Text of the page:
Dedicated Follower of Fashion
|"Dedicated Follower of Fashion"|
Original single cover from 1966
|Single by The Kinks|
|B-side||"Sittin' On My Sofa"|
|Released||25 February 1966 (UK)|
27 April 1966 (US)
|Recorded||2 February 1966|
|Label||Pye 7N 17064 (UK)|
Reprise 0471 (US)
|The Kinks singles chronology|
"Dedicated Follower of Fashion" is a 1966 single by British band The Kinks. It lampoons the contemporary British fashion scene and mod culture in general. Originally released as a single, it has been included on many of the band's later albums.
Musically, it and "A Well Respected Man" marked the beginning of an expansion in the Kinks' inspirations, drawing as much from British music hall traditions as from American rhythm and blues, the inspiration for breakthrough Kinks songs like "You Really Got Me". While it was quite scornful toward them, many of the fashionistas the song mocks would later take its title to heart.
In the mid-1960s fashion in Britain was becoming increasingly daring and outrageous, driven by the youth-oriented culture of Swinging London. Boutiques such as Biba, designers like Mary Quant, and the television personalities like Cathy McGowan who popularised them became celebrated as much as the entertainers who wore their mod clothes.
Fashion trends changed rapidly, and the Carnaby Street shops did a brisk business from those trying to avoid seeming out of step with the latest craze. Ray Davies saw all this and satirised the hypothetical extreme, a superficial dandy whose "clothes are loud but never square / It will make or break him so he's got to buy the best ... He thinks he is a flower to be looked at ... In matters of the cloth he is as fickle as can be."
Ray Davies claimed that the song was inspired by a fight he had with a fashion designer at a party:
I got pissed off with [a fashion designer at a party] always going on about fashion. I was just saying you don't have to be anything; you decide what you want to be and you just walk down the street and if you're good the world will change as you walk past. I just wanted it to be the individual who created his own fashion. ... [It was] a terrible brawl. I kicked him, and I kicked his girlfriend up the arse.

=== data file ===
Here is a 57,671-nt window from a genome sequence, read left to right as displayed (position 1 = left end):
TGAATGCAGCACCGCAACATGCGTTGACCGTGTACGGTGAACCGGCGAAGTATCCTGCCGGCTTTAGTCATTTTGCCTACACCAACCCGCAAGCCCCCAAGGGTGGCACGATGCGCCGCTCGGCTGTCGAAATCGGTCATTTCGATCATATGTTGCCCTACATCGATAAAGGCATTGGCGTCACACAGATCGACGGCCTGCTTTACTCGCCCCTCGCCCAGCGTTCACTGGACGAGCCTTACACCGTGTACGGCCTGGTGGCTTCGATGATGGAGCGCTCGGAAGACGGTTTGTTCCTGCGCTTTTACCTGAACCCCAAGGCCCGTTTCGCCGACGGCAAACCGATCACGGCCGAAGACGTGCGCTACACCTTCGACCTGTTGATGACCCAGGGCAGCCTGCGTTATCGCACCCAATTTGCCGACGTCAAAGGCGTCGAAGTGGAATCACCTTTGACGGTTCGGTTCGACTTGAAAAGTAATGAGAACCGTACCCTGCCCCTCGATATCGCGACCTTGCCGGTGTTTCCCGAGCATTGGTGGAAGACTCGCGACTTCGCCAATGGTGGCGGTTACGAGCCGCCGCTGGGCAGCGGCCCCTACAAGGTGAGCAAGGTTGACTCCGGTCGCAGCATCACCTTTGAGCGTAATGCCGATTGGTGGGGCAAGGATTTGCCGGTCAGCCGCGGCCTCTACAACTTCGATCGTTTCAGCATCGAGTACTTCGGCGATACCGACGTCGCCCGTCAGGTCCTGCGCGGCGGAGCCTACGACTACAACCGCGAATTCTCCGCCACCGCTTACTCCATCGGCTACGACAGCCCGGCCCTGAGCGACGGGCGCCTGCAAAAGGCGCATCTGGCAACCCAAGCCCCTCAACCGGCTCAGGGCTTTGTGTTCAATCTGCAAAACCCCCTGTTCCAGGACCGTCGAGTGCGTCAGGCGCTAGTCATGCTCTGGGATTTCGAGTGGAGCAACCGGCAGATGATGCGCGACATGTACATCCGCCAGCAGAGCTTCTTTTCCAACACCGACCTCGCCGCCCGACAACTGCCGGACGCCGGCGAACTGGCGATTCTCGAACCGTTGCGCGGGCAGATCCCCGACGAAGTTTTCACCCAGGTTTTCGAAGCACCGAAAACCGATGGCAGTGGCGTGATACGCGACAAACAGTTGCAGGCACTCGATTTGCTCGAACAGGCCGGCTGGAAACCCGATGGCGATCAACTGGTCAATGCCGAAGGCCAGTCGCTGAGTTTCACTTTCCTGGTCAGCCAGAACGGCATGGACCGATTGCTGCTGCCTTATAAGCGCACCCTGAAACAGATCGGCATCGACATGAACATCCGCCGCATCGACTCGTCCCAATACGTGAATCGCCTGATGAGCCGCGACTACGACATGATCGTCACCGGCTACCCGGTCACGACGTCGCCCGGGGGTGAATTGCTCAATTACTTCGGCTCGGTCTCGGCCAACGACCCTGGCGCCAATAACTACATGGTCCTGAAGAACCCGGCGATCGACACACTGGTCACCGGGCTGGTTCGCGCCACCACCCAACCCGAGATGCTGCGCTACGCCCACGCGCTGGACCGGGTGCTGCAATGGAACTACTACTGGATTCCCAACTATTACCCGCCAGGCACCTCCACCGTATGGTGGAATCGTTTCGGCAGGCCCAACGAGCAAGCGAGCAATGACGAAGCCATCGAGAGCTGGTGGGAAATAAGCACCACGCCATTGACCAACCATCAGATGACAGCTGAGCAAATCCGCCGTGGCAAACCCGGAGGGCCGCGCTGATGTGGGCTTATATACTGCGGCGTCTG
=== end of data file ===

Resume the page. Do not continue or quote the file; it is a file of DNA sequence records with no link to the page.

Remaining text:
Davies claims he wrote the song in one sitting, typing the lyrics out on a typewriter, with no later revision. It was performed with Davies mostly accompanying himself on acoustic guitar, with the rest of the band joining in on the "It will make or break him so he's got to buy the best 'cause..." and echoing the "Oh yes he is" lines in the refrain. The song contains two lines from the 1905 English adventure novel The Scarlet Pimpernel; "they seek him here, they seek him there".
The band attempted recording the song a number of times, playing with the arrangement, lyric diction, and guitar sounds. Davies was never totally satisfied with the released version, and was angered that the song's production and release were rushed by the band's managers and Pye Records. Specifically, he attempted the opening multiple times. Pete Quaife said of these attempts:
That guitar clanging at the beginning, we did it over and over, changed guitars, tried it with a piano. Ray was after a sound and he didn't get it. When he realized he wasn't getting it, he took the tape, rolled it across the floor and set fire to it. The next day we started again and he settled for that. But I know he wasn't happy with the final result.
At least two of the alternative versions are available as bonus CD tracks and as bootleg recordings.
The British record-buying public enjoyed the jab at "the whole Carnabetian army" enough to put the song into the top five. It reached the top of the charts in The Netherlands and New Zealand. In the US, however, it barely managed to crack the Top Forty, peaking at #36. The lyrics won Davies an Ivor Novello Award for songwriting in 1966.
Despite its commercial success, the song actually began to trigger some of the identity crises that would later plague Davies' personal life. He wrote later:
With 'A Dedicated Follower of Fashion' such a hit, people started coming up to me on the street and singing the chorus in my face: 'Oh yes he is, oh yes he is,' as if to say that I knew who I was. Unfortunately, my inner and somewhat distorted sense of reality told me that this was not who I wanted to be: I didn't know who I was.
In subsequent years many of those the song derided would later take its title to heart. Holly Brubach, fashion writer for The New Yorker, borrowed the song's title for a collection of her essays. Outside of fashion, the song's title has remained a metaphor for slavish conformity, but in a more positive sense as an analogy for the growth of online social networks.
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